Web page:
Obesity remains far too prevalent in the United States. The next stage of progress may be harder to reach, but at least there are new strategies to try.
The Breakfast Initiative aims to get schools to provide healthy breakfasts, including by experimenting with meals in the classroom. The Active Schools Acceleration Project is holding a competition to promote greater physical activity. The Healthy Kids Out of School effort encourages other groups to provide a consistent message: “drink right,” “move more” and “snack smart.” And the Restaurant Initiative looks to boost the demand for and the supply of healthy options when kids eat out.
The federal government itself spends far too much money on efforts not backed by evidence of effectiveness. As Congress turns its attention to the debt limit and next year’s spending levels, it would do well to follow more practical approaches.
Peter Orszag, former director of OMB
No shelter for a killer
Tobacco sickens and, eventually, can kill if consumed as intended. Every country, the United States included, should be taking every effective step to prevent smoking.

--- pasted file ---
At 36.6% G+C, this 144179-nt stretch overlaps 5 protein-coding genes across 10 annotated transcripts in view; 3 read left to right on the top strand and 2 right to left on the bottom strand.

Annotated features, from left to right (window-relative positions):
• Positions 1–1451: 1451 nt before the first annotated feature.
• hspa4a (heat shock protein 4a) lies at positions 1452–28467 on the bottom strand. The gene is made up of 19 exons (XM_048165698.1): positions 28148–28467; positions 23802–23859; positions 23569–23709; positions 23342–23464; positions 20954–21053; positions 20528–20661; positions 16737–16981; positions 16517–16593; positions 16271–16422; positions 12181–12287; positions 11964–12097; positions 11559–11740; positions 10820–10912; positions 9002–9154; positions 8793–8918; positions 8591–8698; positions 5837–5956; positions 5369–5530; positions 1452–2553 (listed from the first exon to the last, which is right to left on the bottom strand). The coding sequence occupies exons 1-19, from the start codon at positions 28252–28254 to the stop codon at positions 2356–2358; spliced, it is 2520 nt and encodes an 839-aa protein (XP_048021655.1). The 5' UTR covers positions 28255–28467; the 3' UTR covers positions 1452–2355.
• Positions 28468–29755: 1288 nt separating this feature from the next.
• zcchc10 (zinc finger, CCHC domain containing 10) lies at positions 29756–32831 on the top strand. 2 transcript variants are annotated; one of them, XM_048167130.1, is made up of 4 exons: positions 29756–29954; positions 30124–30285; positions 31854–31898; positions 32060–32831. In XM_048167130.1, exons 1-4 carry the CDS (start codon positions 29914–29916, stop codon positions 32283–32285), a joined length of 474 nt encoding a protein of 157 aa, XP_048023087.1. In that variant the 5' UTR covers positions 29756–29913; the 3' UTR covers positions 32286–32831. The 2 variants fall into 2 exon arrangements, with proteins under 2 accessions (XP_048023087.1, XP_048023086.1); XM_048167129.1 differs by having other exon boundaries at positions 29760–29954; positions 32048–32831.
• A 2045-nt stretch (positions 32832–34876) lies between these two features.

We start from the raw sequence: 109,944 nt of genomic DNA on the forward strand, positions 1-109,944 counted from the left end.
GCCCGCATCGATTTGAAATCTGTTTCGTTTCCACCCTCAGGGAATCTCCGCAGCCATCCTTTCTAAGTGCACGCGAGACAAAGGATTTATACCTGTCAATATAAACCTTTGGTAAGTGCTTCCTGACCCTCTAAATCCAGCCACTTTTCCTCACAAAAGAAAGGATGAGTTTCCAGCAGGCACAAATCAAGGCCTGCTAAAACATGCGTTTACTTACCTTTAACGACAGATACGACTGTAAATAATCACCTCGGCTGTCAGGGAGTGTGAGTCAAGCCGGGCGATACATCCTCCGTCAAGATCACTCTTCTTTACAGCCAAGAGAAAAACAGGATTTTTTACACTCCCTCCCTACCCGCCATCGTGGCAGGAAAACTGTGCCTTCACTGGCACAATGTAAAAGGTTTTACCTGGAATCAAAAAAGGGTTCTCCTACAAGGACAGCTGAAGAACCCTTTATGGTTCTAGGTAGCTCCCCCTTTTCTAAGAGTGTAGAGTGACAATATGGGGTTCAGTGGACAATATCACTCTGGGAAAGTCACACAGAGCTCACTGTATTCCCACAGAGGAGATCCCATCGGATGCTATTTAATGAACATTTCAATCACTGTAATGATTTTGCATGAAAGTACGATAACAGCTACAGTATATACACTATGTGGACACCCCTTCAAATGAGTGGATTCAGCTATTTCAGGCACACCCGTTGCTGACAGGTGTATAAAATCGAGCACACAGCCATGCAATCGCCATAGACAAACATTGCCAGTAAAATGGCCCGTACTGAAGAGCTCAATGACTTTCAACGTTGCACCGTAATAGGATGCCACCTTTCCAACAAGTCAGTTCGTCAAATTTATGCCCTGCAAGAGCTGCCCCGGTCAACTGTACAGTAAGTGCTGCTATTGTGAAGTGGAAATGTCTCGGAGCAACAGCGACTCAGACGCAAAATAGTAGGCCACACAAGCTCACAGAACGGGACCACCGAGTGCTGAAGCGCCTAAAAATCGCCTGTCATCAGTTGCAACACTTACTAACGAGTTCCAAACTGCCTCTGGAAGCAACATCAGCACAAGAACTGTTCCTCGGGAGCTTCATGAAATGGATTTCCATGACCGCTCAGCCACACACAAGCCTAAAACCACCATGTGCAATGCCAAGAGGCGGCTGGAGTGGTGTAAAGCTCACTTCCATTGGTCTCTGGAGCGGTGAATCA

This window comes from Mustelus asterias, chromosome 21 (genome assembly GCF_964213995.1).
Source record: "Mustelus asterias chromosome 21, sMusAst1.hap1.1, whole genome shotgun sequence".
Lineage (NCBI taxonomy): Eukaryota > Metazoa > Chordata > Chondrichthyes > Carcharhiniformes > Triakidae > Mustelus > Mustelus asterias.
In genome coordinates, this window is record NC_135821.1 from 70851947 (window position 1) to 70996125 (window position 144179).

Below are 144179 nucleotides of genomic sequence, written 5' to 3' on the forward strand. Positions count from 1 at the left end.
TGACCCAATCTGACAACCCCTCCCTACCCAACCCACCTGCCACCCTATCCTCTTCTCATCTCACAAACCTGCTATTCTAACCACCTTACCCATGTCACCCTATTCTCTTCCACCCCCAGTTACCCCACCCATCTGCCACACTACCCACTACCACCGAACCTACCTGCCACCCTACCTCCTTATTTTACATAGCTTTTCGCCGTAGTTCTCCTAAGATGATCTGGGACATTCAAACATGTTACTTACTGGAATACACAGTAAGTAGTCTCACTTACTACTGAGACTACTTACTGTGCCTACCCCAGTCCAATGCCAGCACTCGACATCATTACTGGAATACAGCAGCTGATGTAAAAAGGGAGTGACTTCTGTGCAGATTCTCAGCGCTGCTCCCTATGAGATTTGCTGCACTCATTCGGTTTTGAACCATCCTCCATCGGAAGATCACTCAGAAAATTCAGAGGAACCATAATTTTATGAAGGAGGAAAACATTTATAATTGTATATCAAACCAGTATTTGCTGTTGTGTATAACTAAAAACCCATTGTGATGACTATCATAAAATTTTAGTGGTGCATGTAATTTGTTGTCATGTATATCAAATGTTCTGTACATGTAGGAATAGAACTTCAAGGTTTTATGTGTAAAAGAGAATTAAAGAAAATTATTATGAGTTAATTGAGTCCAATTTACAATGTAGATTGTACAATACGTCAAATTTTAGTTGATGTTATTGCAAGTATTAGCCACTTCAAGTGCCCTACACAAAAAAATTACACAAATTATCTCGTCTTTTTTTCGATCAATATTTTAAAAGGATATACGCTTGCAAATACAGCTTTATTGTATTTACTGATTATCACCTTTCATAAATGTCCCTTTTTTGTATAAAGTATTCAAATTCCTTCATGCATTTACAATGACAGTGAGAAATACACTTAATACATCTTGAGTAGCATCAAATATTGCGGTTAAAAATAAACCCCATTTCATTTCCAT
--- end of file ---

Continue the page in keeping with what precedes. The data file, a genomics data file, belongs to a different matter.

And then there’s the Trans-Pacific Partnership, a proposed trade agreement that would link the United States, Canada, Mexico, Japan, Australia, South Korea, Vietnam and five other countries as never before — spurring global growth and bolstering the United States geopolitically.
Initially, the Obama administration favored a TPP provision exempting individual nations’ tobacco regulations — such as those banning advertising or requiring warning labels. A new proposal, however, simply specifies that tobacco is included in an existing exemption for policies necessary to protect human life or health, and requires governments to consult before challenging each other’s tobacco rules.
The office of U.S. Trade Representative Michael Froman explained the new stance reflected “consultations with Congress and with a wide range of American stakeholders” — a polite reference to pushback from farm-state legislators, farm lobbies and other interest groups that feared a tobacco exception would expand to a health-related excuse for protectionism against many other products.